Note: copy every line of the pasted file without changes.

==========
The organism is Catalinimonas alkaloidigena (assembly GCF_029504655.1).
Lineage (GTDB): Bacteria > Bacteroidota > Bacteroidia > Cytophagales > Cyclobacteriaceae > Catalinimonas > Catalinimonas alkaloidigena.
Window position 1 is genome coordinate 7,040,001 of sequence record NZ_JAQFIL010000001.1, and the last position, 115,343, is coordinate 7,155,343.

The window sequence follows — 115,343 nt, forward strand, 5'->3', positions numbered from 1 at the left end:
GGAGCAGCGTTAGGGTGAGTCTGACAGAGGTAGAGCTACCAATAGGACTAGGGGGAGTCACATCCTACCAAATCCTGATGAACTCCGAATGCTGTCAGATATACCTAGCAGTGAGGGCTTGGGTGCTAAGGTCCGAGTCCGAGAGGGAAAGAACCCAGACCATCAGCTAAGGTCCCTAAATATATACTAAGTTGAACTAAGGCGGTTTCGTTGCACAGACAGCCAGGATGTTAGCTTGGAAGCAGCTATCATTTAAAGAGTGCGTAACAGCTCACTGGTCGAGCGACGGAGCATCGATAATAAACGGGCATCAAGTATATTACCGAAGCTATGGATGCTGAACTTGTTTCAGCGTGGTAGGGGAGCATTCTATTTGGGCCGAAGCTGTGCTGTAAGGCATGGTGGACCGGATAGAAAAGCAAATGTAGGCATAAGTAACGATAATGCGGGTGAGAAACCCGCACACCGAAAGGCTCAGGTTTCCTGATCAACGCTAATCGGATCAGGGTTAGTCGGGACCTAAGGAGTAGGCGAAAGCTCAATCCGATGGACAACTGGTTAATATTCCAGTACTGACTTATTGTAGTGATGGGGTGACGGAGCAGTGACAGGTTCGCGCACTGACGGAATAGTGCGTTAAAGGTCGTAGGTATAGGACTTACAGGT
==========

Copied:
The organism is Catalinimonas alkaloidigena (assembly GCF_029504655.1).
Lineage (GTDB): Bacteria > Bacteroidota > Bacteroidia > Cytophagales > Cyclobacteriaceae > Catalinimonas > Catalinimonas alkaloidigena.
Window position 1 is genome coordinate 7,040,001 of sequence record NZ_JAQFIL010000001.1, and the last position, 115,343, is coordinate 7,155,343.

The window sequence follows — 115,343 nt, forward strand, 5'->3', positions numbered from 1 at the left end:
GGAGCAGCGTTAGGGTGAGTCTGACAGAGGTAGAGCTACCAATAGGACTAGGGGGAGTCACATCCTACCAAATCCTGATGAACTCCGAATGCTGTCAGATATACCTAGCAGTGAGGGCTTGGGTGCTAAGGTCCGAGTCCGAGAGGGAAAGAACCCAGACCATCAGCTAAGGTCCCTAAATATATACTAAGTTGAACTAAGGCGGTTTCGTTGCACAGACAGCCAGGATGTTAGCTTGGAAGCAGCTATCATTTAAAGAGTGCGTAACAGCTCACTGGTCGAGCGACGGAGCATCGATAATAAACGGGCATCAAGTATATTACCGAAGCTATGGATGCTGAACTTGTTTCAGCGTGGTAGGGGAGCATTCTATTTGGGCCGAAGCTGTGCTGTAAGGCATGGTGGACCGGATAGAAAAGCAAATGTAGGCATAAGTAACGATAATGCGGGTGAGAAACCCGCACACCGAAAGGCTCAGGTTTCCTGATCAACGCTAATCGGATCAGGGTTAGTCGGGACCTAAGGAGTAGGCGAAAGCTCAATCCGATGGACAACTGGTTAATATTCCAGTACTGACTTATTGTAGTGATGGGGTGACGGAGCAGTGACAGGTTCGCGCACTGACGGAATAGTGCGTTAAAGGTCGTAGGTATAGGACTTACAGGT